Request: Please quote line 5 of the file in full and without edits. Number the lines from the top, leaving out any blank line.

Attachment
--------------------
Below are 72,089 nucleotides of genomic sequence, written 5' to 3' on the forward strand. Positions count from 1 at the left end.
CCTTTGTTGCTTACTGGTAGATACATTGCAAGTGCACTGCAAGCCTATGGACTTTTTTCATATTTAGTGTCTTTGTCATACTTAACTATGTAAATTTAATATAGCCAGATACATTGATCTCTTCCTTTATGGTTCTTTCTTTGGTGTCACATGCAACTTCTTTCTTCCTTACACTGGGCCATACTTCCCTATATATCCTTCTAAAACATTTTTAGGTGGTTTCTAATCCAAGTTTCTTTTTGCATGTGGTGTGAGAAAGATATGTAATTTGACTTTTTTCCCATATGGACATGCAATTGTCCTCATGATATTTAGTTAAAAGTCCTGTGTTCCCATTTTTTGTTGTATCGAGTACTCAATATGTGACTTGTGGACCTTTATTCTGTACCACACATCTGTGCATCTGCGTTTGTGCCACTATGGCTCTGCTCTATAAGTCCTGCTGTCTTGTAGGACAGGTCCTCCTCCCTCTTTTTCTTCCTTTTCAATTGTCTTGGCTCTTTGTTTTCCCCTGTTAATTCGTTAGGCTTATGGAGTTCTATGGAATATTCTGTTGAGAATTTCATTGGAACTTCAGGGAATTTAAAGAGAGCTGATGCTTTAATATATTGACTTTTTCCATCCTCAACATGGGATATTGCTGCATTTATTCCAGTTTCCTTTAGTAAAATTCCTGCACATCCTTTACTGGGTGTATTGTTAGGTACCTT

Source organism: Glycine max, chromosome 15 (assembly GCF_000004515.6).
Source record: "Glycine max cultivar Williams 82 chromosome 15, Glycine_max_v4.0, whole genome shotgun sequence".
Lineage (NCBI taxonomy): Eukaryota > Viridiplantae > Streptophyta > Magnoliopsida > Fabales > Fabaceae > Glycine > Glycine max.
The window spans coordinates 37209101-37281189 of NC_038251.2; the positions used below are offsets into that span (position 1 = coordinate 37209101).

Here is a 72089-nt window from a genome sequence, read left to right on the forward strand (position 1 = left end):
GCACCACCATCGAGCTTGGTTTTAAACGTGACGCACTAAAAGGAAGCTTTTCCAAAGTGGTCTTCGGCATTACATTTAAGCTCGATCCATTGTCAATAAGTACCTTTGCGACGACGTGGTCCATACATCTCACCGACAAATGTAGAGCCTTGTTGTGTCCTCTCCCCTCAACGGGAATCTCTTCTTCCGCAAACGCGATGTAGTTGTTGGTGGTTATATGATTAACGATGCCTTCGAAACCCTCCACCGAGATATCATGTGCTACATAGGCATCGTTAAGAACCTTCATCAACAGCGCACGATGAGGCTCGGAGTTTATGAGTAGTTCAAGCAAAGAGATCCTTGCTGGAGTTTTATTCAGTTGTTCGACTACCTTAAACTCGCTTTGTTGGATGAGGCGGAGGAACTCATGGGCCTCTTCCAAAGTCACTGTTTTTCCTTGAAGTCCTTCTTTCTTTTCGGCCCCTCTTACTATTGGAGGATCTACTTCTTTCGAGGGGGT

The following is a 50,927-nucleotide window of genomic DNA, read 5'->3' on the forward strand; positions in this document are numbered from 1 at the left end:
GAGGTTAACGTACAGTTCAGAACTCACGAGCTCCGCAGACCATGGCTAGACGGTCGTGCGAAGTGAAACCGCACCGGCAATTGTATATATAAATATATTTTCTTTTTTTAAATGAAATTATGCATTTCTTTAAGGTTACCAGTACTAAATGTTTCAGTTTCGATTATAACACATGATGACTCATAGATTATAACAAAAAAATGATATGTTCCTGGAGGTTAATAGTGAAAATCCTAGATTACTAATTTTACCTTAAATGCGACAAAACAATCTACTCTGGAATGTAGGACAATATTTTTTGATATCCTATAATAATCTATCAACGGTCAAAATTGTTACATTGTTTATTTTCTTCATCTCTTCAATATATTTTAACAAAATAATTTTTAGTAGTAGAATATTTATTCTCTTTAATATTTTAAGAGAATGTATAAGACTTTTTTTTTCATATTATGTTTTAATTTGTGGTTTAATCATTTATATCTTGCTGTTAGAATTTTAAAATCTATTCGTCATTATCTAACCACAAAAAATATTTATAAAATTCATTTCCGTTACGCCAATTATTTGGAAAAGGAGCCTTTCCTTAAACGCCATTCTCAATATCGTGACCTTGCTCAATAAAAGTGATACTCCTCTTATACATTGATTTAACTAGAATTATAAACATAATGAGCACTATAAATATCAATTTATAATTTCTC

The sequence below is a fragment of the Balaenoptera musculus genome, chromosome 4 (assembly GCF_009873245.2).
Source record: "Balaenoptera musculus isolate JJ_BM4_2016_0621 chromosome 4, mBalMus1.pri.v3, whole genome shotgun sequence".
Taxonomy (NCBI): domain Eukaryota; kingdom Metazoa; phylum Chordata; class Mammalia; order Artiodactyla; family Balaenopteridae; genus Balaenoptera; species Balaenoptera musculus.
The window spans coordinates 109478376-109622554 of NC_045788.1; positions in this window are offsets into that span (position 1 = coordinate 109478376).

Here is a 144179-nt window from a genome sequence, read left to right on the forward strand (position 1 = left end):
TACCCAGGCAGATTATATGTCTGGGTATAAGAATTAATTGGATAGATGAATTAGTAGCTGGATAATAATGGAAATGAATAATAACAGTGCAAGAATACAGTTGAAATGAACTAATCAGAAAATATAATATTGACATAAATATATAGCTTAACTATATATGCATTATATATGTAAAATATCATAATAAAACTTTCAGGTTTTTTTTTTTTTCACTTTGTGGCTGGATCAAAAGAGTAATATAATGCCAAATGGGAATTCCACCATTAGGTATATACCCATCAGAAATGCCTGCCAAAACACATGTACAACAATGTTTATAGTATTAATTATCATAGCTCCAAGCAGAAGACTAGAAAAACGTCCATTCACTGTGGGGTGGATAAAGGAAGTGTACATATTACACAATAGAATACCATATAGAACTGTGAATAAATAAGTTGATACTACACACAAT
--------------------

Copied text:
Lineage (NCBI taxonomy): Eukaryota > Viridiplantae > Streptophyta > Magnoliopsida > Fabales > Fabaceae > Glycine > Glycine max.